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Blackhawks Thu Oct 16 2014

Breaking Down the Blackhawks' Fire Power

Chicago Blackhawks If you watched the Hawks' 2-1 overtime loss against the Calgary Flames last night, you saw 50 shots aimed at Jonas Hiller with only one of them hitting the back of the net. Fifty shots total in one game with only one getting through -- a deflection, mind you, from Andrew Shaw via a Patrick Sharp blast from near the blue line.

When reading that stat line the next day, all one can do is shake their head and tip their cap to Hiller, who stood on his head. What Joel Quenneville and staff need to preach after such a frustrating performance is not to change a single thing, at least in terms of putting the puck on net.

It's refreshing to see how the Hawks are able to weave through traffic with all the talent they possess, Dan Carcillo not withstanding (his two whiffs on net, one point-blank, could have been the difference). Getting more shots on goal with this team could produce another Cup, it's just a matter of how quality each shot is in the moment that could make the difference of a blowout victory or a close OT loss like last night.

After last night's performance, the Hawks moved up to eighth in the league in total shots taken with 123 (funny to think they only were in the seventies prior to last night). By comparison, the Flames shot only 18 times last night, with Corey Crawford stopping all but two of them, and are only two total shots behind the Hawks with 121 on the season. (The Bruins lead the league with 146 shots on goal.)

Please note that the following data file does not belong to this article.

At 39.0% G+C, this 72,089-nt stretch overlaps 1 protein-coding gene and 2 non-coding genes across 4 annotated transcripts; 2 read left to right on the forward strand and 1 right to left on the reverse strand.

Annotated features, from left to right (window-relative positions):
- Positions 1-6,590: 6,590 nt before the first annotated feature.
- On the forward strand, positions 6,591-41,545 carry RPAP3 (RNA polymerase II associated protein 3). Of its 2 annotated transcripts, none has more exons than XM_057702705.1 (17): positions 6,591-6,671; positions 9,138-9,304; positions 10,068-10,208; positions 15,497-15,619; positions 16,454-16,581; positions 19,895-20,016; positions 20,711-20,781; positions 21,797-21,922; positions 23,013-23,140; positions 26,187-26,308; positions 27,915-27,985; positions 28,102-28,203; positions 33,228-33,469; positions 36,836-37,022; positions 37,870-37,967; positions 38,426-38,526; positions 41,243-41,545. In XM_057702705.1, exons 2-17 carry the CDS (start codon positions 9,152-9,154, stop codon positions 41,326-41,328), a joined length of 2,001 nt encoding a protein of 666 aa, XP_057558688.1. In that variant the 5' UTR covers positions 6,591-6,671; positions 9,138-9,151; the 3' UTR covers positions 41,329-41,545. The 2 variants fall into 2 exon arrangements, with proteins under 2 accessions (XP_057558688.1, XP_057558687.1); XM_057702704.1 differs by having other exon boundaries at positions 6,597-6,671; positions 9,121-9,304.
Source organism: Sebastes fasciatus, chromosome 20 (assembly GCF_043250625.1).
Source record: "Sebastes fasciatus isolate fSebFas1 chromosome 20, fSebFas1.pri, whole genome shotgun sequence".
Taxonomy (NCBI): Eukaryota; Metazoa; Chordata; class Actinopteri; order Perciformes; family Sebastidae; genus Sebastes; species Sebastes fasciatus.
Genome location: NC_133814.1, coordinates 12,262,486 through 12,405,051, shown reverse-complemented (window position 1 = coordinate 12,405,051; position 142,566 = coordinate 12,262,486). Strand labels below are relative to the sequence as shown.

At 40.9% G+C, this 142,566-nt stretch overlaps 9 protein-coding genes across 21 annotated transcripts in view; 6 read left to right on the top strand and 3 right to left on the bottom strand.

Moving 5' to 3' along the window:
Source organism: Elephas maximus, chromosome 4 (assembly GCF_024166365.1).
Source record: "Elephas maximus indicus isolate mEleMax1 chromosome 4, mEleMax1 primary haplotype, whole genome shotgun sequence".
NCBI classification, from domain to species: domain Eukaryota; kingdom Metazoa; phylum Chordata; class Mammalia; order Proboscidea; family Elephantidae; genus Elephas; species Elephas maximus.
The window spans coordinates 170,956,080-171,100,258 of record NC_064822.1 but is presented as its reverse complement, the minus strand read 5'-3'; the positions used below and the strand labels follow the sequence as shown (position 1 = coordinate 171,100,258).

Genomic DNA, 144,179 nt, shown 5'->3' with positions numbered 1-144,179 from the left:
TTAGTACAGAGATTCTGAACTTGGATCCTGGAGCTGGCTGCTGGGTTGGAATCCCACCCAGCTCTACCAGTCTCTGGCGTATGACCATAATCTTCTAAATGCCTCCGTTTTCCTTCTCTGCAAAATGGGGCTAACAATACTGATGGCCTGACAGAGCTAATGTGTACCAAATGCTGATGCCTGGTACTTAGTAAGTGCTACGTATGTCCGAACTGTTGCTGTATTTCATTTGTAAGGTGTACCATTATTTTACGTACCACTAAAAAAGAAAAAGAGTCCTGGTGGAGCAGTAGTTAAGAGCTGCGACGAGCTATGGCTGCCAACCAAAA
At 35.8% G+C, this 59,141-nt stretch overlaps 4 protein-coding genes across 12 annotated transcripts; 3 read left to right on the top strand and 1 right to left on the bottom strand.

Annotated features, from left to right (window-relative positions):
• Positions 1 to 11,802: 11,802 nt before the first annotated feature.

So we saw an influx of fire power last night, which now puts the Hawks atop the league, tied with the Minnesota Wild, for shots per game/games played, which translates to 41 percent. The Hawks have played three games compared to the Wild's two games with 82 shots for, so clearly the Hawks have done more in less time than the rest of the league.

That's great news! However, what are the Hawks doing with those shots -- meaning, how quality is each shot on net compared to simply blasting the puck in the direction of the opposing goalie? Not that that's a bad thing. Putting the puck on net, regardless of where Patrick Sharp is in the offensive zone, is always going to be a good thing. It's positioning around the net for a rebound or screen that makes an abundance of shot attempts worthwhile.

With nine goals after three games, the Hawks are eighth in the league at 3.00 per compared to teams with just as many games under their belt. The Islanders lead all teams who only have played three games with 15 goals (Brock Nelson has four of those 15 goals for the Isles). This mark is measured with both five-on-five and power-play goals.

Speaking of the power play, this is where things begin to take a turn (surprise, surprise). It's no secret the Hawks' power play has struggled the past handful of seasons, which is mystifying for a team with so much talent (again, Dan Carcillo not withstanding).

So far, the Hawks are 14th in the league in connecting on the power play at 18.8 percent. Not too shabby except for when you take into consideration the amount of times the Hawks have had the advantage.

The Hawks have had the most power-play opportunities with 16 after just three games played and only have scored on three of those chances. Basically, that breaks down to roughly five power-play chances per game and only being able to score on one of those five chances per game.

With the season just barely under way, it's certainly nothing about which to find a lot of concern, but certainly something to monitor. At least it beats last year's early-season woes of not being able to hold a lead (knock on wood).

Shooting 50 times at a goalie will see the puck go through to the back of the net more times than not. Making it all come together from the forwards finding the weak and front side of the net to the blue liners working in the puck on occasion will help increase the Hawks' averages and, thus, increase their point total in the standings along the way.

 
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